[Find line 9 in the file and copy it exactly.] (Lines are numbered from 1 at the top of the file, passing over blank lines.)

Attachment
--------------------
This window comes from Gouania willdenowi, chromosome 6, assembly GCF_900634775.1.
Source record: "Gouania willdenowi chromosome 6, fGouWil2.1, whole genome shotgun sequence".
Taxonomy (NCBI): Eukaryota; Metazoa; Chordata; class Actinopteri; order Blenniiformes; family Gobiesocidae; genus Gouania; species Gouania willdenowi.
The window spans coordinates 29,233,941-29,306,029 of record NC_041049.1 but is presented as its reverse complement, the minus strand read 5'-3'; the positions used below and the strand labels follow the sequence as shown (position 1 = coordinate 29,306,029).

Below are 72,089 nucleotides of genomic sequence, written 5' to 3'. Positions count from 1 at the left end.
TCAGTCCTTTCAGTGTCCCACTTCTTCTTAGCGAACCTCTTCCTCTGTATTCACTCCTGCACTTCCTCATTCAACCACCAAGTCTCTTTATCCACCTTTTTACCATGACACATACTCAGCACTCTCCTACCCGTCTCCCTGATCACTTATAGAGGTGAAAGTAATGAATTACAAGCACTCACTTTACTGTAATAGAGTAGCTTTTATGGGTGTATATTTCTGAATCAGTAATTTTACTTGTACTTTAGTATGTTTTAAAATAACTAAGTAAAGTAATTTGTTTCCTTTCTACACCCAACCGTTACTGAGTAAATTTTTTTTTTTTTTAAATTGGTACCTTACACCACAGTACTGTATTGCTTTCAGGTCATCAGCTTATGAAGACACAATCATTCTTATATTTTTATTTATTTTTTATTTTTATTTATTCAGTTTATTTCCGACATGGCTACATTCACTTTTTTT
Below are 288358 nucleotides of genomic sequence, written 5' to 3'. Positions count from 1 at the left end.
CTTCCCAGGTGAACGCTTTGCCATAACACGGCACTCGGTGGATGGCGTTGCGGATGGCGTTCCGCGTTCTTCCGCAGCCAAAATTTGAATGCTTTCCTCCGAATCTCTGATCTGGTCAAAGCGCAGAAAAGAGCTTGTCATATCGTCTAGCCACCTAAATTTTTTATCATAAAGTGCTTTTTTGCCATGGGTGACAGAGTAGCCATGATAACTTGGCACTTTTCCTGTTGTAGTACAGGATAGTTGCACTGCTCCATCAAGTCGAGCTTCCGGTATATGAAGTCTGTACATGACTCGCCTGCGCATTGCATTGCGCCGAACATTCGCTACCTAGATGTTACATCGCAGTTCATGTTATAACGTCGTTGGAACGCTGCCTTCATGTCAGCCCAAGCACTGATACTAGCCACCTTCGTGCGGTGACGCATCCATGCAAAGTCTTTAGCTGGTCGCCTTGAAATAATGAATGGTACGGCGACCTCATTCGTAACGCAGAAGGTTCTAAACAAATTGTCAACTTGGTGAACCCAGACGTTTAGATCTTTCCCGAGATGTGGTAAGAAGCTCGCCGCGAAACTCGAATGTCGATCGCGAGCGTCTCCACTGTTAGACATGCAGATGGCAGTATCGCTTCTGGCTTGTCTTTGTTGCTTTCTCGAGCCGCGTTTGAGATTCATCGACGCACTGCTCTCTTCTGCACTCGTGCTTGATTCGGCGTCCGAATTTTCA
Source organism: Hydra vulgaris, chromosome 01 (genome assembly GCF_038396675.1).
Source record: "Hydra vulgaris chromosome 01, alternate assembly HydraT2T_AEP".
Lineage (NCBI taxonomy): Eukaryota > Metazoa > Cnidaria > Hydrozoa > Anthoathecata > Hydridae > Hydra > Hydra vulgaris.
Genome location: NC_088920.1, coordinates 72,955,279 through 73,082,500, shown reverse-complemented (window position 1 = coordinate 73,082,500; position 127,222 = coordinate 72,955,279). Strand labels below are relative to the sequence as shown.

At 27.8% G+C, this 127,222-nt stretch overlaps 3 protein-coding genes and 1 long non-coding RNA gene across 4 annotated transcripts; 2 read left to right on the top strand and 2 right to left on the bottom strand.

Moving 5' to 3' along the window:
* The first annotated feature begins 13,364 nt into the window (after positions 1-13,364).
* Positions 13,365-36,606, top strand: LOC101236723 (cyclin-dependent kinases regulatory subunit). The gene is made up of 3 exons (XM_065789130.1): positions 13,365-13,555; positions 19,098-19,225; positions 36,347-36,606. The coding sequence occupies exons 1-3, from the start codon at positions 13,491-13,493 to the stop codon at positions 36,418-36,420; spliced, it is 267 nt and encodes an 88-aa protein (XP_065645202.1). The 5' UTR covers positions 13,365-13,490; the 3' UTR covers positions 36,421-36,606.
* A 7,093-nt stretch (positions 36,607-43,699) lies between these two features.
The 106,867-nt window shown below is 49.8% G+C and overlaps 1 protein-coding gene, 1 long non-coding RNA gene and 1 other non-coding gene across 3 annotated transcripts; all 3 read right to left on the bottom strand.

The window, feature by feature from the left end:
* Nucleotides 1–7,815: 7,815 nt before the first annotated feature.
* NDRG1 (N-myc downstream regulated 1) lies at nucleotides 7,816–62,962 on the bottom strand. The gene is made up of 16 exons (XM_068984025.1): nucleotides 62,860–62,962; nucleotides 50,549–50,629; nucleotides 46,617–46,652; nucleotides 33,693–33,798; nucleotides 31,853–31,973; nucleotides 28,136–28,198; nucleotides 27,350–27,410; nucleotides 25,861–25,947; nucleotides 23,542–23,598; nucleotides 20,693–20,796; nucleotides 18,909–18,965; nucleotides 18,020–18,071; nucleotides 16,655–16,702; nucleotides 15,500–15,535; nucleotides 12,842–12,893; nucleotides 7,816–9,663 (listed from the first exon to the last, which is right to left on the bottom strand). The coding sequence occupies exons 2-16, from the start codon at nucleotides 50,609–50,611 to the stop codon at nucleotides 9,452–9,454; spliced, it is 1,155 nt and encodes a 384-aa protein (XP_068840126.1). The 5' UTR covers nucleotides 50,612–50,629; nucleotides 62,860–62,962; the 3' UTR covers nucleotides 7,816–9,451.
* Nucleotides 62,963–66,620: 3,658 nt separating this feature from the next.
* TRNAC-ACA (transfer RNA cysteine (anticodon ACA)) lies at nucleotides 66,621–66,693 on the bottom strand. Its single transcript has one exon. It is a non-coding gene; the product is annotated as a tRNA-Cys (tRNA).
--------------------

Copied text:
Source organism: Hydra vulgaris, chromosome 01 (genome assembly GCF_038396675.1).